K: Hyoscine butylbromide, (Buscopan)

This agent relaxes smooth muscle and therefore reduces uterine contractions. It may be considered in the management of dysmenorrhoea.

L: The levonorgestrel intrauterine system (Mirena)

This device was developed primarily for contraception (Mirena). It steadily releases a tiny amount of the progestogen levonorgestrel within the cavity of the uterus ? e quivalent to two progestogen only tablets each week. This results in the lining of the uterus (endometrium) staying in a thin underactive (hypoplastic) state. As the endometrium is thin, the menstrual loss is reduced. There may be initial spotting through the first weeks after insertion but this will almost invariably settle. The device may be introduced in the clinic or at completion of hysteroscopy and D and C (Q 24.8).

M: Depo-Provera

This provides contraception and often periods become light or absent (Depo-Provera).

What treatments for heavy periods are there for a young woman?

Teenagers and young women wishing to retain their fertility generally require medical treatment. The combined oral contraceptive pill is frequently an effective first choice for younger patients particularly when there is need for contraception. Teenagers with heavy periods may be having anovulatory (eggs are not being released) cycles; progestogens taken in the second half of the cycle may be effective and are frequently favoured by parents with understandable concerns about starting their young daughter on the pill. Tranexamic acid, two or three tablets taken three or four times daily, on the usually heavy period days is otherwise a sensible first choice. When pain accompanies the heavy loss, a non-steroidal anti-inflammatory agent may be appropriate. Mefenamic acid 500 mg three times daily is a popular selection.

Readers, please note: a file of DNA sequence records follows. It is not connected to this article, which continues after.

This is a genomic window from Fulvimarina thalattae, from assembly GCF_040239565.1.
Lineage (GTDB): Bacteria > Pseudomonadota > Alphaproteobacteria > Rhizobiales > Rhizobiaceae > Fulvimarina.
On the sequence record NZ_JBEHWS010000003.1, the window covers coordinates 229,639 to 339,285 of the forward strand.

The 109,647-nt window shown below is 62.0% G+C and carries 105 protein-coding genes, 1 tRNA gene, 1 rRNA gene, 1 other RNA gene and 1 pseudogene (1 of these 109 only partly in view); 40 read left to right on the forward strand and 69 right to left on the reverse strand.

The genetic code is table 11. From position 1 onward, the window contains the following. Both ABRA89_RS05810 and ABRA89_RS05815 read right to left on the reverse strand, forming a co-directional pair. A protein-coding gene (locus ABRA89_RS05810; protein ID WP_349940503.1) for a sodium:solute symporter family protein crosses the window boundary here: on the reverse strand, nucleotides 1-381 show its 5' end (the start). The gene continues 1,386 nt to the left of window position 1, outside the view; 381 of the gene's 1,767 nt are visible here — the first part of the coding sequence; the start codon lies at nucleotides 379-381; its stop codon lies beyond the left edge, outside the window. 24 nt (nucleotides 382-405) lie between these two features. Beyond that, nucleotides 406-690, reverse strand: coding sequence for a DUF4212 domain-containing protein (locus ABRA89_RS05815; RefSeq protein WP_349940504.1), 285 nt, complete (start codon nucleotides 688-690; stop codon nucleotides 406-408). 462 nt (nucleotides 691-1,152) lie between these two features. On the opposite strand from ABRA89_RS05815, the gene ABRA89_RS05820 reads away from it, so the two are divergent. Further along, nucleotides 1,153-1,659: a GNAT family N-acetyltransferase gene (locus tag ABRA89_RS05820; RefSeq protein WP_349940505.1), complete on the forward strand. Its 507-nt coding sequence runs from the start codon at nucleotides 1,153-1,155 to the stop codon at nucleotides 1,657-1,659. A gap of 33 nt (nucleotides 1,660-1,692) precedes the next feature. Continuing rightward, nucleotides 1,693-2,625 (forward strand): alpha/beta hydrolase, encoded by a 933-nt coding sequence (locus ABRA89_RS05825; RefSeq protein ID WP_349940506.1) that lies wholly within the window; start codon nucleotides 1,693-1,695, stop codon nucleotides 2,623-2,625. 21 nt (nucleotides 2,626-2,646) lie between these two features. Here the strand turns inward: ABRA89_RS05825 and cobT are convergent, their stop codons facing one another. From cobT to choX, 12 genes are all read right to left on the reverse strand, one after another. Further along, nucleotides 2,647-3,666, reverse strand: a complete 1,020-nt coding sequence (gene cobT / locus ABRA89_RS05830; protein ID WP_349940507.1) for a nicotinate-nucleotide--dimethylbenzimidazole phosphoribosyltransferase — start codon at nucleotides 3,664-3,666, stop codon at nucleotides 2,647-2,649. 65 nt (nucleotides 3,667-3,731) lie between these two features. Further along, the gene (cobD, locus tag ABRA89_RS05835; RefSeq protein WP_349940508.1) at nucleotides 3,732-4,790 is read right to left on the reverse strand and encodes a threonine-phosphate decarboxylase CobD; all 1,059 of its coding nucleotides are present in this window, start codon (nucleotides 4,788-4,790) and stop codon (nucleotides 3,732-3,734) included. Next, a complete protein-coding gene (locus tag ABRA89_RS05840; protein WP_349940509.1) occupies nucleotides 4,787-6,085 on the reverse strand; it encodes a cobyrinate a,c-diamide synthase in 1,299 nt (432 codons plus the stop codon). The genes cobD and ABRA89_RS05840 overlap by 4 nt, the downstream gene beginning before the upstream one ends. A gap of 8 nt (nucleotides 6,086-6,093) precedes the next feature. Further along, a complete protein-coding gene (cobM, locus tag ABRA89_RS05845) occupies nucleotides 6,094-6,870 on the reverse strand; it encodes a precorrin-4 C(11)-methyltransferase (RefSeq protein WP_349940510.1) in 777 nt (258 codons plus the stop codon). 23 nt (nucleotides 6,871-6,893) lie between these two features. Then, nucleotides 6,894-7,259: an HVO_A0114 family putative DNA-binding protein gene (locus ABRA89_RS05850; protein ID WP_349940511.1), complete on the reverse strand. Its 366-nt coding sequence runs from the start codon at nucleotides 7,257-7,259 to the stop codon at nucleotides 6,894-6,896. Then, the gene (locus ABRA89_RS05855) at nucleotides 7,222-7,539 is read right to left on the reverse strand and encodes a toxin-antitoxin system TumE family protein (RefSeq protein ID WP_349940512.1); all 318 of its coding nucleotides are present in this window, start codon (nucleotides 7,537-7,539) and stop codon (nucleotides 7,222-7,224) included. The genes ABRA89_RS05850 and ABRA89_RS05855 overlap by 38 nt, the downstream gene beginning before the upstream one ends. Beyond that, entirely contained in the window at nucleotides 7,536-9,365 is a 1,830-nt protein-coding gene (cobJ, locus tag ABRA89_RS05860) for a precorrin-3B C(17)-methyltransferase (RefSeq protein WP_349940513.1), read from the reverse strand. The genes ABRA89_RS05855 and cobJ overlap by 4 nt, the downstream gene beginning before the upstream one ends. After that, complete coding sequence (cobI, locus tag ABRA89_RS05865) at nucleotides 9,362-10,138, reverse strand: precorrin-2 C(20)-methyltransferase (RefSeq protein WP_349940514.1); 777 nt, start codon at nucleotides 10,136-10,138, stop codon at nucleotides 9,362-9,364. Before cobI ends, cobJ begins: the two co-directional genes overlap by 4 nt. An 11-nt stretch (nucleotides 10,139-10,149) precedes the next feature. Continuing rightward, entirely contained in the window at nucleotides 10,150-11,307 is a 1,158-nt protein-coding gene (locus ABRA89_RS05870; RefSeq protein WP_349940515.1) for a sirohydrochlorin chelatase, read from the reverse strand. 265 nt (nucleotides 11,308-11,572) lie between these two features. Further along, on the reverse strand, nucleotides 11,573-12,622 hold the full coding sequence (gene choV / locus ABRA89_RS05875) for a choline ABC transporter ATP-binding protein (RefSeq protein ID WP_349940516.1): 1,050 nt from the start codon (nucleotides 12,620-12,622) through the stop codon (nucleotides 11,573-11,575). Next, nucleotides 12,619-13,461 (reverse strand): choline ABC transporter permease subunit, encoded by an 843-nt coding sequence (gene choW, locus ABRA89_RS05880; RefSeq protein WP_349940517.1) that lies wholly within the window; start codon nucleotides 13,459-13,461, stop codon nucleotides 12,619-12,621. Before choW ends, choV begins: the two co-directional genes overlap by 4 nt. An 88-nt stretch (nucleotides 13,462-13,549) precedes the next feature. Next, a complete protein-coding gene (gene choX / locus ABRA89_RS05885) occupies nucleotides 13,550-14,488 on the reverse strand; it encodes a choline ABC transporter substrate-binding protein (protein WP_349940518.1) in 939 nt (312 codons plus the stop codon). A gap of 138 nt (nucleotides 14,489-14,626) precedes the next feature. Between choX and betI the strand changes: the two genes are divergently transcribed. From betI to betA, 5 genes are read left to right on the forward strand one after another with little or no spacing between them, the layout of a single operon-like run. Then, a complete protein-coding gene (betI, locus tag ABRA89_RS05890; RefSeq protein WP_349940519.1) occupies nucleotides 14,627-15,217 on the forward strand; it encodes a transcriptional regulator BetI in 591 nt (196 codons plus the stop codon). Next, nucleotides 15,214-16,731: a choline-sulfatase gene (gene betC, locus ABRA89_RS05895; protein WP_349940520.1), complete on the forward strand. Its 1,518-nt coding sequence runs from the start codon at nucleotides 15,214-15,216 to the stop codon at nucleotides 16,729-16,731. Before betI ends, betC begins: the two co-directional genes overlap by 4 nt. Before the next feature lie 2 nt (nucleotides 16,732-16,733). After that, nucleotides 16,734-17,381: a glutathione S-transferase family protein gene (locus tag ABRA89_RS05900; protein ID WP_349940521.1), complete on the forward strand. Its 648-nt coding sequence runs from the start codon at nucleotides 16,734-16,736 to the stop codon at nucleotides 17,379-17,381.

Surgical Treatment For Heavy Periods - Hysterectomy and endometrial ablation

The traditional surgical treatment for heavy periods has been hysterectomy.

For the last twenty years we have the additional option of endometrial ablation.The Thermachoice Uterine Balloon Therapy System is a day-case treatment option designed to end heavy menstrual flows by destroying the lining of the uterus.NovaSure uses a precisely controlled dose of electromagnetic energy to gently remove the lining of the uterus to lighten or stop your periods in a one-time procedure.

How do we decide the best treatment option for my period problems??

It is essential that you should be aware of the options available.

Age and fertility requirements are the first concern.

The severity of the problem and its duration must be taken into account.

Other factors, such as pelvic pain or premenstrual syndrome may influence the decision.


This is the personal website of David A Viniker MD FRCOG, Consultant Obstetrician and Gynaecologist - Specialist Interests - Reproductive Medicine including Infertility, PCOS, PMS, Menopause and HRT.

I do hope that you find the answers to your women's health questions in the patient information and medical advice provided.



The aim of this web site is to provide a general guide and it is not intended as a substitute for a consultation with an appropriate specialist in respect of individual care and treatment.

David Viniker retired from active clinical practice in 2012.

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In 1999, he setup this website - www.2womenshealth.com - to provide detailed